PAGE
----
On the academic side, particle accelerators also need highly focused, extremely energetic beams of particles, which can improve with advances in beams of pure energy. At Purdue University, a researcher named Allen Garner invented a microwave device in 2021 that has equal utility for quirking enemy electronics, sterilizing medical equipment, and performing noninvasive medical procedures (snip-pew snip-pew).

Then, there are the less obvious applications. “We’ve actually been seeing some interesting concepts come forward from companies — in particular, small companies — looking at using microwaves, high-power sources, to help in mining,” says Fetrow of AFRL, “which surprised the daylights out of me.”

Researchers are working to improve the fiber-optic cables that whip up lasers.


Right now, AFRL and UNM’s joint focus is on increasing the power you can get out of both microwave and laser systems. With microwaves, that involves building better amplifiers, which are essentially volume knobs. As for lasers, they’re trying to improve the fiber-optic cables that whip up the light beams. “The holy grail right now is to really push the power, how much power can you generate from these fiber lasers,” says Schamiloglu.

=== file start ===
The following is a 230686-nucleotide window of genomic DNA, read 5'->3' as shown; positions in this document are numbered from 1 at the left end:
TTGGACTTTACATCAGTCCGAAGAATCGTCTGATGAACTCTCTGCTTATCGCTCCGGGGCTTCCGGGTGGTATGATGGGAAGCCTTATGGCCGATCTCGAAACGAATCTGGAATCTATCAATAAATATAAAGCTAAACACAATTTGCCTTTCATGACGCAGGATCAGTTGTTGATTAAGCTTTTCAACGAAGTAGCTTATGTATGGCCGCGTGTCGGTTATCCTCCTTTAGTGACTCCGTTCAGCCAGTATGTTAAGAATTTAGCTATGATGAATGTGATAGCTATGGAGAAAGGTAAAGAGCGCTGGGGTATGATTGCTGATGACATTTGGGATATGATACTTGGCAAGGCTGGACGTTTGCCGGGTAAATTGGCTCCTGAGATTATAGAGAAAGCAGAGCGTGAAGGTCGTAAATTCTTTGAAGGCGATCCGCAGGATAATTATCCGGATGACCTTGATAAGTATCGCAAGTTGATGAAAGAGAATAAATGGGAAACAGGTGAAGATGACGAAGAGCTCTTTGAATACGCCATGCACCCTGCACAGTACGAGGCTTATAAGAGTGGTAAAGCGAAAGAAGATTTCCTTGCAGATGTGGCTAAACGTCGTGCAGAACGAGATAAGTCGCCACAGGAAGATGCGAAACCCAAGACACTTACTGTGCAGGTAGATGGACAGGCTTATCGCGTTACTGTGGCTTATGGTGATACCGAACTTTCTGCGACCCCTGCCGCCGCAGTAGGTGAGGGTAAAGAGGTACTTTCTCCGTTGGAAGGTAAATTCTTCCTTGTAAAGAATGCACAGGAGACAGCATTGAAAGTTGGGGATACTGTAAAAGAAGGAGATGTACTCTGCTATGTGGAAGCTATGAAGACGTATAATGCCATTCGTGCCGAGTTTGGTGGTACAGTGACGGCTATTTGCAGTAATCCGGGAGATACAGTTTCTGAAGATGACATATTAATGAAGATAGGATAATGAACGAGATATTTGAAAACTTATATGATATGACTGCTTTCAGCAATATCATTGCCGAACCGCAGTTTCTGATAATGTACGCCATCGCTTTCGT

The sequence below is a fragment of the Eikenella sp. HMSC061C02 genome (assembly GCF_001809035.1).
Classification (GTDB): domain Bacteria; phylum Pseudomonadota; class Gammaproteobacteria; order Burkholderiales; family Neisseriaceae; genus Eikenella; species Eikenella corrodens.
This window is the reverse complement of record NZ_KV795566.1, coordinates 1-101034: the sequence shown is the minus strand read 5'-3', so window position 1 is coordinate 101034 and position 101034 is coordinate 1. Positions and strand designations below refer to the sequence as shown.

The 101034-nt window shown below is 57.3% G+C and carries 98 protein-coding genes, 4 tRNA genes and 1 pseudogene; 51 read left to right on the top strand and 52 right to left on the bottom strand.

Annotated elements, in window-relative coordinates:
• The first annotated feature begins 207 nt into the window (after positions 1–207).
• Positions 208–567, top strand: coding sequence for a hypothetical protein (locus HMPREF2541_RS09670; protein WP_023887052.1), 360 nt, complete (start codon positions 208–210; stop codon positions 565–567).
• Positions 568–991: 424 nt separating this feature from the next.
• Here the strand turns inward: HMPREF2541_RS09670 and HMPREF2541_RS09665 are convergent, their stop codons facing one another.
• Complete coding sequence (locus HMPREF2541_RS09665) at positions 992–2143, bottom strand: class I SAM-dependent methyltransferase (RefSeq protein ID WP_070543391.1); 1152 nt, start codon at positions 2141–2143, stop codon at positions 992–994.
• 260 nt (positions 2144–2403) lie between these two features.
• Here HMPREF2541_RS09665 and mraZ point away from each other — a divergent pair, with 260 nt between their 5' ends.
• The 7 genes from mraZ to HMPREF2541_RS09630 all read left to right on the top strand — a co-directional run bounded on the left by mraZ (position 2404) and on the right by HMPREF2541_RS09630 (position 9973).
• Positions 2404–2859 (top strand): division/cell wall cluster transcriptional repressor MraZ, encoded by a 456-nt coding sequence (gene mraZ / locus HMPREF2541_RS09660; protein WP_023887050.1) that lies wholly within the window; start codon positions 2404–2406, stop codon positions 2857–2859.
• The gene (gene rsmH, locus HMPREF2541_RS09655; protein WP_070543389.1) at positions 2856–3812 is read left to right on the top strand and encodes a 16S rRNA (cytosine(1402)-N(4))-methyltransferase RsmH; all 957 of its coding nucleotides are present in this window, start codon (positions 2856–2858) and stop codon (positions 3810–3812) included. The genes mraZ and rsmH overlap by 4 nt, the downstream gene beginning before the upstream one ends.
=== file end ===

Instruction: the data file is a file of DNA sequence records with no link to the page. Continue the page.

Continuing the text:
But researchers are in a bind: As power increases, so does heat, and the glass in the system gets too warm. UNM has been working on novel ways to cool those fibers, so the laser can pump out even more power.

AFRL is also working on the next generation of THOR technology that’s meant to be lighter and more energy-efficient. It goes by the name Mjölnir, THOR’s mighty hammer — “THOR’s Massless Hammer” apparently wasn’t catchy enough.

It may take a while before such a hammer can be hurled on the battlefield, but in the coming decades, the battlefield could start to resemble a sci-fi flick.